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Re: [d@DCC] CPCC Levies

From: Russell McOrmond <russell _-at-_>
To: "General Copyright Discussions \(questions, organizing, etc\)" <discuss (at)>
Date: Mon, 12 Feb 2007 13:41:29 -0500
References: <> <> <>

Darryl Moore wrote:
> I would be interested to hear Russell's justification for keeping this levy.

   As a "convert" on this issue, I'll offer my ideas.  In the past I was 
strongly opposed to any levy system, but have since changed my mind in 
situations where there is a clear market failure (where I believe all 
multimedia entertainment are examples, but software, non-fiction 
educational material and science/health publications are not).
   - Extended/statutory (compulsory) licenses should only be used in 
extreme cases of market failure, and never in marketplaces where 
competition is growing. Royalty-free business models are rapidly growing 
worldwide in software as well as scientific and educational material.

   Compulsory licensing is known to be a system that with inaccuracies. 
  The question is always: if not a levy, then what?  Is the disease 
worse than the cure, or is the cure worse?

   Without some form of a compulsory licensing system, the recording 
industry, commercial radio and cable television would never have been 
allowed to exist. Saying that copyright holders should just "simply 
accept it" was never politically possible, and I think if we were 
talking about FLOSS developers being told to "simply accept it" about 
DRM and software patents we might think differently.

   The copyright holders of the day were saying *NO* to any new uses of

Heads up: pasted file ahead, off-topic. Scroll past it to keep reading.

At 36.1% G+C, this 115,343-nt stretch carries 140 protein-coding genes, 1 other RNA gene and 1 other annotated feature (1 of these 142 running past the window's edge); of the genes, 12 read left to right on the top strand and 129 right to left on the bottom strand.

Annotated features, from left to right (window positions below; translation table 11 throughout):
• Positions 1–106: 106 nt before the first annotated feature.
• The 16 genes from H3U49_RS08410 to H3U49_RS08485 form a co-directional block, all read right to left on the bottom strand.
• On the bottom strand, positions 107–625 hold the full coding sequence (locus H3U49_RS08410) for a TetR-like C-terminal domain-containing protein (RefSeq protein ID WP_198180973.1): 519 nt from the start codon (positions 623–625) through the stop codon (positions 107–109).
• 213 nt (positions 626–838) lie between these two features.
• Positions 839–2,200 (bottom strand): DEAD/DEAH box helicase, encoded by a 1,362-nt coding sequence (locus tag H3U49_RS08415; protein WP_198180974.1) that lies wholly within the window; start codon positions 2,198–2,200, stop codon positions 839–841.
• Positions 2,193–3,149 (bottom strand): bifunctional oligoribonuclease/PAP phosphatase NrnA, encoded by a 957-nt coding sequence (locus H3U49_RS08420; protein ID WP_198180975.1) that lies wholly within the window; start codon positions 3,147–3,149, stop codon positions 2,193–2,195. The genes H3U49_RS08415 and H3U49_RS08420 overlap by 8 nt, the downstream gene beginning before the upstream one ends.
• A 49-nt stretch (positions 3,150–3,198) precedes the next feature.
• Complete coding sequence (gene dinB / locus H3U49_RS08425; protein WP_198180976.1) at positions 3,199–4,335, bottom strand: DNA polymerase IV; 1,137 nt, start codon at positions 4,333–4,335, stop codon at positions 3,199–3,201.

their works, and the transactional costs of trying to negotiate pricing 
between individual copyright holders and  and users were too high (Do 
you pay a few thousand $ to your lawyer to decide if a D.J. needs to pay 
2c or 3c each time they try to play a song on the radio?)

   Which leads us to a table of options where we are forced to decide 
which is the lesser of the available evils?

   a) Copyright abolished for private activities (private copies, 
private communication)
   b) Copyright abolished for non-commercial activities
   c) Extended/compulsory licensing for private and/or non-commercial 
activities (AKA: Levies)
   d) Lawsuits against children and grandparents for activities many 
people think aren't harmful, but which require permission and/or payment 
on a per-transaction basis (AKA: the status-quo)
   e) Outlawing communications technology that is under the control of 
anyone not approved by the government as a "professional" (IE: the 
DRM/Broadcast Flag/Analog Hole debate  -- where the major cultural 
industry associations want to bring us -- note that CRIA isn't a fan of 
levy systems as they counter their lobbying for DRM)
   f) Outlaw the activities entirely (IE: recordable CDs, portable media 
players and personal computers outlawed).

   Can you think of other options that are possible.  I don't think just 
saying everyone should pay for what they use is possible, given the 
major copyright holders don't trust their own customers and are 
unwilling to tolerate any small amount of infringing/uncompensated 
activity.  This fear of their own customers isn't going to just 
magically go away.

   Darryl appears to be on the "abolish copyright for private 
activities" side of this debate.   If I believed that this was 
politically possible, I might support it.  After a bump in the market, 
the market would adjust to business models that weren't negatively 
impacted by this.

   Politically I believe it is more likely that we will achieve a 50% 
reduction in carbon emissions from 1990 levels by 2010 than to believe 
we will convince the Government of Canada to adopt a Fair Use regime 
that is expansive enough to exclude all private and/or non-commercial 
activities from the regulation of copyright.

    Of the available politically likely options, I see compulsory 
licensing (levies) as far better than DRM or the outlawing of personal 
communications technology.   We can want other options all we want, but 
we need to be politically realistic in what we ask for if we are to be 
paid attention to at all.

  Russell McOrmond, Internet Consultant: <>
  Please help us tell the Canadian Parliament to protect our property
  rights as owners of Information Technology. Sign the petition!

  "The government, lobbied by legacy copyright holders and hardware
   manufacturers, can pry my camcorder, computer, home theatre, or
   portable media player from my cold dead hands!"
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